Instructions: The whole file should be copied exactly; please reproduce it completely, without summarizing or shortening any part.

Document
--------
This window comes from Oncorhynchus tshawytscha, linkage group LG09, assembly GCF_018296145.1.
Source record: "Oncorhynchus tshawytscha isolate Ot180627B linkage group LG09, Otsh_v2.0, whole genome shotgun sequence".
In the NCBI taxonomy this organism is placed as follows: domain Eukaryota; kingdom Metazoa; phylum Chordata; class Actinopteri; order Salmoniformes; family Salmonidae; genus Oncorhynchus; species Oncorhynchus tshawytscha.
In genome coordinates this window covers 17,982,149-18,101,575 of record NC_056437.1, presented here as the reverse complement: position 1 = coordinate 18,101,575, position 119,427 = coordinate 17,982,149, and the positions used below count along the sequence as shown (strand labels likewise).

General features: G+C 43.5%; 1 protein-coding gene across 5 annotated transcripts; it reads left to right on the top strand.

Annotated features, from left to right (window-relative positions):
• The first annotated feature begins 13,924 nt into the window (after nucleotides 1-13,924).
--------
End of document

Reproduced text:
This window comes from Oncorhynchus tshawytscha, linkage group LG09, assembly GCF_018296145.1.
Source record: "Oncorhynchus tshawytscha isolate Ot180627B linkage group LG09, Otsh_v2.0, whole genome shotgun sequence".
In the NCBI taxonomy this organism is placed as follows: domain Eukaryota; kingdom Metazoa; phylum Chordata; class Actinopteri; order Salmoniformes; family Salmonidae; genus Oncorhynchus; species Oncorhynchus tshawytscha.
In genome coordinates this window covers 17,982,149-18,101,575 of record NC_056437.1, presented here as the reverse complement: position 1 = coordinate 18,101,575, position 119,427 = coordinate 17,982,149, and the positions used below count along the sequence as shown (strand labels likewise).

General features: G+C 43.5%; 1 protein-coding gene across 5 annotated transcripts; it reads left to right on the top strand.

Annotated features, from left to right (window-relative positions):
• The first annotated feature begins 13,924 nt into the window (after nucleotides 1-13,924).